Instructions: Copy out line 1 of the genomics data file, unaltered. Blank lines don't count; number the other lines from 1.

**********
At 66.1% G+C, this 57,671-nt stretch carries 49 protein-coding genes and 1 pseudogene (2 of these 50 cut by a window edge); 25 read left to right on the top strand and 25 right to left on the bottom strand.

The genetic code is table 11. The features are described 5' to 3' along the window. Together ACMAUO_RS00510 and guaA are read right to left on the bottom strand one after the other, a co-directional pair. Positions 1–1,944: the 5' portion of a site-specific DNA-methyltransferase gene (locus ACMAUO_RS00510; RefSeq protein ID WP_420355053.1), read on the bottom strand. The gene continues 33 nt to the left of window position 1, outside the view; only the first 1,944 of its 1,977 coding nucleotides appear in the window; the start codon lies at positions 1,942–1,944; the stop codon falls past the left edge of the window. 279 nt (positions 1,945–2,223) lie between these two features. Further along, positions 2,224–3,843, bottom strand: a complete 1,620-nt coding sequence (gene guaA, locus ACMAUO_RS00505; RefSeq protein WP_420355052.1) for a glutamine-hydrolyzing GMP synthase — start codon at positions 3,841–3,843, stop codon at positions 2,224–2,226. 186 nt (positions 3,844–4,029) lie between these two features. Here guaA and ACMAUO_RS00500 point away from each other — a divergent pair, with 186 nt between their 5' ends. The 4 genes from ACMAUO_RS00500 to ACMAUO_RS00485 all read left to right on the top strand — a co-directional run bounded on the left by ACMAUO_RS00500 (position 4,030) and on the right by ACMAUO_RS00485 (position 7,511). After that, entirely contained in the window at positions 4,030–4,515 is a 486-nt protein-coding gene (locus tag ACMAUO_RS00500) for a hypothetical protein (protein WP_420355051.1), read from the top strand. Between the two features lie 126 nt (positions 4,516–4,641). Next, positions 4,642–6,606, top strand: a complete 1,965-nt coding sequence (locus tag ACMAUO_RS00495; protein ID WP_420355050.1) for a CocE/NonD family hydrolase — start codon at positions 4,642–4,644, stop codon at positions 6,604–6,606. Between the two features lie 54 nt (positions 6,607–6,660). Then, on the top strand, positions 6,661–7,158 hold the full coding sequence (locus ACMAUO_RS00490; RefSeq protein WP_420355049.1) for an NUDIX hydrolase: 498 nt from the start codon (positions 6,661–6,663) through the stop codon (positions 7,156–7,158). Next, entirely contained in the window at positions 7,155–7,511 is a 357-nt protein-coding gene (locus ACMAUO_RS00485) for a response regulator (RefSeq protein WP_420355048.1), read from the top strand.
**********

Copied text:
At 66.1% G+C, this 57,671-nt stretch carries 49 protein-coding genes and 1 pseudogene (2 of these 50 cut by a window edge); 25 read left to right on the top strand and 25 right to left on the bottom strand.